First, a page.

Figure 2
TRPL undergoes light-dependent translocation from the rhabdomeres

The mechanisms underlying the light-dependent movements of TRPL are not known, although insights have been provided into the translocations of Arr2 and the G subunit. As is the case with TRPL, G shuttles out of the rhabdomeres in response to light (Kosloff et al. 2003), while the translocation of Arr2 occurs in the opposite direction (Kiselev et al. 2000). Similar light-induced transport of arrestin and the transducin occur in rods and cones (reviewed in Arshavsky, 2003). The movement of the Drosophila Arr2 into the rhabdomeres depends on PI mediated interactions with the myosin III, NINAC (Lee et al. 1993). The shuttling of G into the rhabdomeres also requires NINAC, although a role for PIs has not been addressed (Cronin et al. 2004). The reciprocal transport of Arr2 or G out of the rhabdomeres does not depend on NINAC, which is consistent with the orientation of the actin filaments and the presumption that NINAC is a plus-ended motor, based on studies of a vertebrate homolog (Komaba et al. 2003). These findings raise the question as to whether TRPL is also shuttled into the rhabdomeres via a PI and NINAC-dependent mechanism.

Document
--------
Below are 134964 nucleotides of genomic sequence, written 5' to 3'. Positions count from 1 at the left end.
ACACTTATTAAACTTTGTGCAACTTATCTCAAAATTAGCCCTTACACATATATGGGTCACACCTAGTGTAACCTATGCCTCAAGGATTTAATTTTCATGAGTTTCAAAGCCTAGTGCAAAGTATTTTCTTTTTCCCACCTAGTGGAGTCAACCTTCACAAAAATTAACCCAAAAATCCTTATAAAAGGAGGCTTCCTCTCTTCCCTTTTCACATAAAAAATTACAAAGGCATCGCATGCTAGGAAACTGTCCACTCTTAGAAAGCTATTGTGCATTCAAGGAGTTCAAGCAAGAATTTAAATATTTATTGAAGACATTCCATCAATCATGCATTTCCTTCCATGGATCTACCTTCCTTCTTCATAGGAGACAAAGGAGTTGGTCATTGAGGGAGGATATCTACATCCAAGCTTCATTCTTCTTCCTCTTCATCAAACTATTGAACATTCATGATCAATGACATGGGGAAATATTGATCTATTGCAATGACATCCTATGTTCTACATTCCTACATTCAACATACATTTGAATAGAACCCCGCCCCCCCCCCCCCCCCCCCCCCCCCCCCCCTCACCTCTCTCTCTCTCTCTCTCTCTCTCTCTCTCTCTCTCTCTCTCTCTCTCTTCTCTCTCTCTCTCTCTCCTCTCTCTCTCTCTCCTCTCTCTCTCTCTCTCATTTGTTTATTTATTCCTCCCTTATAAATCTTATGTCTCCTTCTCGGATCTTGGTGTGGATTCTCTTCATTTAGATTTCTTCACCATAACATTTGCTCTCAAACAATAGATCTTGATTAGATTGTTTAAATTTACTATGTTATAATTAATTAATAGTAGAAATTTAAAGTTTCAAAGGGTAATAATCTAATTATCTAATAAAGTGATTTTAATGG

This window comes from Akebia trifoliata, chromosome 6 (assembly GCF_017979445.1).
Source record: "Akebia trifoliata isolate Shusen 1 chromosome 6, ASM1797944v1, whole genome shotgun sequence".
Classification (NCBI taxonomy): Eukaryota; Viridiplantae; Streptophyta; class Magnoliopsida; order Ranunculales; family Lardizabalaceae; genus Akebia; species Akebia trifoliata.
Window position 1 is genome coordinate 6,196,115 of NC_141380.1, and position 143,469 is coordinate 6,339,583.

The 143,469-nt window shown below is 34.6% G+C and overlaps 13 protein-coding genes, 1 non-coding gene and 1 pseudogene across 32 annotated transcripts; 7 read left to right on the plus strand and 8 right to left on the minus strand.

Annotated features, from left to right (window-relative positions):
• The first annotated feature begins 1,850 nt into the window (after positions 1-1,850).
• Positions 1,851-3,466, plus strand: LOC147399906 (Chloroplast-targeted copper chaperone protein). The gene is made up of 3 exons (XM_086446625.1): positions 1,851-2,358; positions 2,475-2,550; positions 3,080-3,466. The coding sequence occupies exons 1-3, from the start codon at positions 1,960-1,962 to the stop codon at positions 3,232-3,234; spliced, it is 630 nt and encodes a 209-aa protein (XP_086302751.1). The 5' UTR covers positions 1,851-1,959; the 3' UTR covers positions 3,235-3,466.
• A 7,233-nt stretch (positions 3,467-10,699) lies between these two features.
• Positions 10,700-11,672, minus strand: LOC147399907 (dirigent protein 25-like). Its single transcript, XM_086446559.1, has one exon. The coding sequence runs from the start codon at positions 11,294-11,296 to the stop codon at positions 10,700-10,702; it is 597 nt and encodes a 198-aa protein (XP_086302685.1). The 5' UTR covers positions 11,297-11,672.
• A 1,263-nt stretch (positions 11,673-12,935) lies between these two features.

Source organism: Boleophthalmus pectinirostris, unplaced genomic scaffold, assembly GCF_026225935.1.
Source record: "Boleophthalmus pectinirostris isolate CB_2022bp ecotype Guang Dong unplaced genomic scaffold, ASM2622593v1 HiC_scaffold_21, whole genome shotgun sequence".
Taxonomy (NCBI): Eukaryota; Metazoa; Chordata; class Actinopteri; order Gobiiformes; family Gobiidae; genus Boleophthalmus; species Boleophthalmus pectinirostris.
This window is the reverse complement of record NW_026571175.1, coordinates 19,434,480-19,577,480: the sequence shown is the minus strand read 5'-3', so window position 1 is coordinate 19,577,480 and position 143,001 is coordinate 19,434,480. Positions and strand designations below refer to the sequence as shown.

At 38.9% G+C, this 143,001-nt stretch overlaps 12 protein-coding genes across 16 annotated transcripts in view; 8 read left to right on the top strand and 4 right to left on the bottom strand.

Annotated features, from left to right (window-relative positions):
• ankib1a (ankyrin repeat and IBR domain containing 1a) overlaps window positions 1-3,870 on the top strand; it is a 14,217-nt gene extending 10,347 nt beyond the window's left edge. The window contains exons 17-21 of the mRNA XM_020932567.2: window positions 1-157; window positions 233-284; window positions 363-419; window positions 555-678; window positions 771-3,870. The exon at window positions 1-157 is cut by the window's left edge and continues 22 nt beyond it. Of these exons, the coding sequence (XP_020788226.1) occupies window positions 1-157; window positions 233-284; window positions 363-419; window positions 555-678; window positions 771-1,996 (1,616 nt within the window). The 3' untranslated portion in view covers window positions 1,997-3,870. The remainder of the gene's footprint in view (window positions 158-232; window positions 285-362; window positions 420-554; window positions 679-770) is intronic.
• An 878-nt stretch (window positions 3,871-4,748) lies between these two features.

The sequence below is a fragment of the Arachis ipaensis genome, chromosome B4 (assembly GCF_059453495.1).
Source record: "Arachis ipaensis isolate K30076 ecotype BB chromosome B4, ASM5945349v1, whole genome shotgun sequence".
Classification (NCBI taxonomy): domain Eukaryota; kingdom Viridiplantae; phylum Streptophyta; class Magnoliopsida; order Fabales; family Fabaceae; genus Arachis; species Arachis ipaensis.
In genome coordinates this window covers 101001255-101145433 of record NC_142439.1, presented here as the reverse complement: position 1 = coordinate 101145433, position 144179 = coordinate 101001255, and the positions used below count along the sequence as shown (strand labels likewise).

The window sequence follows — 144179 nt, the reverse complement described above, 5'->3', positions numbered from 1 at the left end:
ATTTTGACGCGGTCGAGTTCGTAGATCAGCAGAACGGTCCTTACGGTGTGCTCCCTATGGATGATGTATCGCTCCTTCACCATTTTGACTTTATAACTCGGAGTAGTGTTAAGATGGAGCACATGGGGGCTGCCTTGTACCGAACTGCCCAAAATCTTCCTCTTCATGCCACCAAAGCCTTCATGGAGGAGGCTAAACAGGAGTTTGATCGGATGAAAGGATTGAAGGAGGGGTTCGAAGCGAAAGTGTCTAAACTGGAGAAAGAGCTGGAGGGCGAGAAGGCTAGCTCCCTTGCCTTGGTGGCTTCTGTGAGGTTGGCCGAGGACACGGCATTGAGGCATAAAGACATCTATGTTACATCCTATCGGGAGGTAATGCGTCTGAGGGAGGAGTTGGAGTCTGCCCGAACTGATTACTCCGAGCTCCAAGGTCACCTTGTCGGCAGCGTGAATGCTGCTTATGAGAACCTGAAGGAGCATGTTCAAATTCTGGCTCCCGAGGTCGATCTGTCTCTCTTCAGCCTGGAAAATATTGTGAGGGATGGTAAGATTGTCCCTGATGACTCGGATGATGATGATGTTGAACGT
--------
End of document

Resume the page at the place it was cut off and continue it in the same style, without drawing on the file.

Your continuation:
The INAD signalplex